Elizabeth S. Anker, Cornell Law School

Our Constitutional Metaphors: The Architecture of Post-Apartheid South African Constitutionalism

Date: 
Tue, 09/29/2015
Location: 
301 Marx Hall
Audience: 
Public


* PLEASE NOTE DATE - TUESDAY, September 29 *

Please join us for a LAPA Seminar with Elizabeth Anker, Associate Member of the Law Faculty at Cornell Law School, who will present "The Rule of Law and Democracy."  The commentator is Sherally Munshi, 2015-2016 LAPA / Perkins Fellow.

LAPA’s seminar format assumes that seminar participants have familiarized themselves with the paper in advance. The commentator opens the session by summarizing the main themes in the paper and presenting some topics for discussion. The author then has the right of first response before we open to the floor for questions. The seminar will end with a brief reception, giving everyone a chance to mingle and meet.

Abstract:  "Perhaps no legal form carries greater contemporary authority than that of the constitution. Constitutions gain both popular and official support through a number of recurring metaphors—of the body politic, architecture, writing, and the living tree. These metaphors guide judicial reasoning; represent powerful symbols for the nation; and enable literary and cultural texts to imaginatively contemplate the nature of constitutionalism. This paper examines the widespread tendency to represent the post-apartheid South African Constitution as a domicile, site of building, or larger architectural structure, imagery that both informs a number of post-apartheid memorials and other cultural sites and is deployed in a series of recent novels to critique the nation’s transition beyond apartheid. While the architectural metaphor for the Constitution has helped to foster public reconciliation, I argue that it also enacts forms of property redistribution that were absent from South African recovery, thus disingenuously casting that process as a success story."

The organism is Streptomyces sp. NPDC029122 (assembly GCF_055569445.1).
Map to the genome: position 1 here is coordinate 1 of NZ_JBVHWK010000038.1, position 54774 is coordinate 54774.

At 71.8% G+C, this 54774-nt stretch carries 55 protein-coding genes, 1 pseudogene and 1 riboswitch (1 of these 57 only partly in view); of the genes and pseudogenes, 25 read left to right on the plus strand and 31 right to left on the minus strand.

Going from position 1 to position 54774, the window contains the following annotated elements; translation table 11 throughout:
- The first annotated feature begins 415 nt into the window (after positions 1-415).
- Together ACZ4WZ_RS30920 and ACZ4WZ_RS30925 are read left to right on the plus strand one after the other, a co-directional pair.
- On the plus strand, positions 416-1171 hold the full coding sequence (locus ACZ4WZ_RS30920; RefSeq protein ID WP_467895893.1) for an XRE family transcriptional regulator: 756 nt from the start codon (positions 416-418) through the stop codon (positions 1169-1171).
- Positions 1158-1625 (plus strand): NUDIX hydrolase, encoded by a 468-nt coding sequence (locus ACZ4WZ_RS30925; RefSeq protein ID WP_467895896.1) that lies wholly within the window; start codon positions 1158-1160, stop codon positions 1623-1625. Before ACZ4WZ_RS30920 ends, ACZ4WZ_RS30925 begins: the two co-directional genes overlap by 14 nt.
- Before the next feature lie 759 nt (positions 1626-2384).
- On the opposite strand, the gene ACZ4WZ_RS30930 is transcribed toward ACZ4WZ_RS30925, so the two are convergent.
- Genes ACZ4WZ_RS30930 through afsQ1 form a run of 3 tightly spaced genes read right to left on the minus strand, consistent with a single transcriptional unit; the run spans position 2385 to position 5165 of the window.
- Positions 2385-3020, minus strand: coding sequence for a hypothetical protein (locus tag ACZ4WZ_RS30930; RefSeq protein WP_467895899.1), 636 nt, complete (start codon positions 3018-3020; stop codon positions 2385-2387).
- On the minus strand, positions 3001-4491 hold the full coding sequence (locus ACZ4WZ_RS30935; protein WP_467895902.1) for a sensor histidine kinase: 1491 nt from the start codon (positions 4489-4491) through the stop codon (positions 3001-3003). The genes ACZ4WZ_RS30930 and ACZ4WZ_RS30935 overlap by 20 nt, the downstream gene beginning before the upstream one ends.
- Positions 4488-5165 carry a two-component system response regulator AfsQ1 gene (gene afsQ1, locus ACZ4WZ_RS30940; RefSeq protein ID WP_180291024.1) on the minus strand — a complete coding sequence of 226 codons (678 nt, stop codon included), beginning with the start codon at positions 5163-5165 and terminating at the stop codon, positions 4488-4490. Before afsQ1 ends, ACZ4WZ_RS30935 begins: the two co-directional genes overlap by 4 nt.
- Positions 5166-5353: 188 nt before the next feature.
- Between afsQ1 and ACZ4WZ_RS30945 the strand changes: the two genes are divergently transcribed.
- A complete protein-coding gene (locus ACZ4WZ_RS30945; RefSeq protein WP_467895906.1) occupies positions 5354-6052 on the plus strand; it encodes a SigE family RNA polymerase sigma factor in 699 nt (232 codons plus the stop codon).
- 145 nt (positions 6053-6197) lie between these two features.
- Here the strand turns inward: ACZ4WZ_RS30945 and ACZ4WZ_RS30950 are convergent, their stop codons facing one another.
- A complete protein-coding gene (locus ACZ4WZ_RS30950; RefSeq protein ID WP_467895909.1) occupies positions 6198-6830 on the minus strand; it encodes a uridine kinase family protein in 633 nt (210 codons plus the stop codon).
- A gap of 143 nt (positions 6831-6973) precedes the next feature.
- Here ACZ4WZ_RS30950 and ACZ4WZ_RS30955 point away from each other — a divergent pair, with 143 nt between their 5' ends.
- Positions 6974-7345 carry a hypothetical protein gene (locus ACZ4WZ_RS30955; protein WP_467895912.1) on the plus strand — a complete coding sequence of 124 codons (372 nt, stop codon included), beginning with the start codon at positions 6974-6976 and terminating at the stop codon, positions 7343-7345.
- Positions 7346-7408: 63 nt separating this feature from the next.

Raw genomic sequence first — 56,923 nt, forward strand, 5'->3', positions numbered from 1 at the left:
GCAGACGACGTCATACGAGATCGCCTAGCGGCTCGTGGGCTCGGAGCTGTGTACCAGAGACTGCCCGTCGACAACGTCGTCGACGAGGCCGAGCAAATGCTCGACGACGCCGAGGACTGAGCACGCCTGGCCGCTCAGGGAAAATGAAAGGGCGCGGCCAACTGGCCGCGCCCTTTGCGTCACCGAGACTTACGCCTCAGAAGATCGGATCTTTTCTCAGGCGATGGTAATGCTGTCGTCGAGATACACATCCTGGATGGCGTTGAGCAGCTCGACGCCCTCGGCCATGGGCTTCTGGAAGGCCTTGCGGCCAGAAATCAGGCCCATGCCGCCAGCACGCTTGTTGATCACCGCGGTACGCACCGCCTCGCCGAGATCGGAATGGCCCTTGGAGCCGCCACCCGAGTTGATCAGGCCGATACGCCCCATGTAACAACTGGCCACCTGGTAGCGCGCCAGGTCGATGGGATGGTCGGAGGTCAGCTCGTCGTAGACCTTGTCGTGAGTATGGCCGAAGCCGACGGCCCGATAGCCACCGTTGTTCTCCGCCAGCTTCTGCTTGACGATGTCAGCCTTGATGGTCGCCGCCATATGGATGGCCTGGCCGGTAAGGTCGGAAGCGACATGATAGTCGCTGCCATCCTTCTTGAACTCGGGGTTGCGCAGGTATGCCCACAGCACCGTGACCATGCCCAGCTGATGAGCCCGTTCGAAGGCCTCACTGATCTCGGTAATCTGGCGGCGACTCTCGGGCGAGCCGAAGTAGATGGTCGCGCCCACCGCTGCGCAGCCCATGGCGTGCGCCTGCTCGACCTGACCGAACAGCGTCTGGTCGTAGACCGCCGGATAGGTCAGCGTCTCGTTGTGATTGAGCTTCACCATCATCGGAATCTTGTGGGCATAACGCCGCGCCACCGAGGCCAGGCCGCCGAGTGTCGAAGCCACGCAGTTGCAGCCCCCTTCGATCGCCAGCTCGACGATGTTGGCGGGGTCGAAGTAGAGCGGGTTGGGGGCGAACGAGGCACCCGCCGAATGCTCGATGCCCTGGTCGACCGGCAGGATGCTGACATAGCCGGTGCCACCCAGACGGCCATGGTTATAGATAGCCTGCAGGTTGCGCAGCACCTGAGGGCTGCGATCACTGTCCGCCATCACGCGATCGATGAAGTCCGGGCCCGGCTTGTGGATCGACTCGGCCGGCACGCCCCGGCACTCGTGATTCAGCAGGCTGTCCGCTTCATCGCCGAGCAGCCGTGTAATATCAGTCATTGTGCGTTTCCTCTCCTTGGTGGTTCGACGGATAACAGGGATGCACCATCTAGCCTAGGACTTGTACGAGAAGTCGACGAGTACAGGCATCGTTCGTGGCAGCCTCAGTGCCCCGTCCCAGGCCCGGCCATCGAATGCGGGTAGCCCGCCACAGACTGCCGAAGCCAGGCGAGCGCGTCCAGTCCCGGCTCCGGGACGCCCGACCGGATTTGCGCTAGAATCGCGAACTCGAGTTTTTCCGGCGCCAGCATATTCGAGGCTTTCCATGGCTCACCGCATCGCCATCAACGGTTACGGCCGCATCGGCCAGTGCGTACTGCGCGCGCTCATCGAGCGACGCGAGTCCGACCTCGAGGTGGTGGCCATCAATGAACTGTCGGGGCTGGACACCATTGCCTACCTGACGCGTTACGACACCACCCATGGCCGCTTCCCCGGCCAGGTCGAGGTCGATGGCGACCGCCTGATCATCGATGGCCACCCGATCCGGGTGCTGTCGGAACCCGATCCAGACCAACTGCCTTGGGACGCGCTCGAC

Elizabeth S. Anker is Associate Professor of English and Associate Member of the Faculty of Law at Cornell University. Her first book is Fictions of Dignity: Embodying Human Rights in World Literature (2012), and she has published widely on the relationship between literature and art and various legal or political constructs: animal rights, sovereignty, international law, constitutionalism, and democracy. She is currently working on two book projects: Human Rights and the Ends of Critical Theory (under contract with Stanford UP) and Our Constitutional Metaphors: Law, Culture, and the Management of Crisis. She is also co-editing two collections of essays: New Directions in Law and Literature with Bernadette Meyler (under contract with Oxford UP) and Critique and Postcritique with Rita Felski (under advance contract with Duke UP).

Sherally Munshi joins LAPA after teaching at Georgetown University Law Center, where she was a research fellow. She has taught courses in law, literature, and American / ethnic studies at Georgetown and Columbia.  Her current research explores the history of Indian immigration to — and exclusion from — the United States in the early twentieth century. Her writing has appeared in the Yale Journal of Law and Humanities, American Journal of Comparative Law, The Georgetown Immigration Law Journal, and Harper's.  She earned her JD from Harvard Law School and PhD in comparative literature from Columbia University.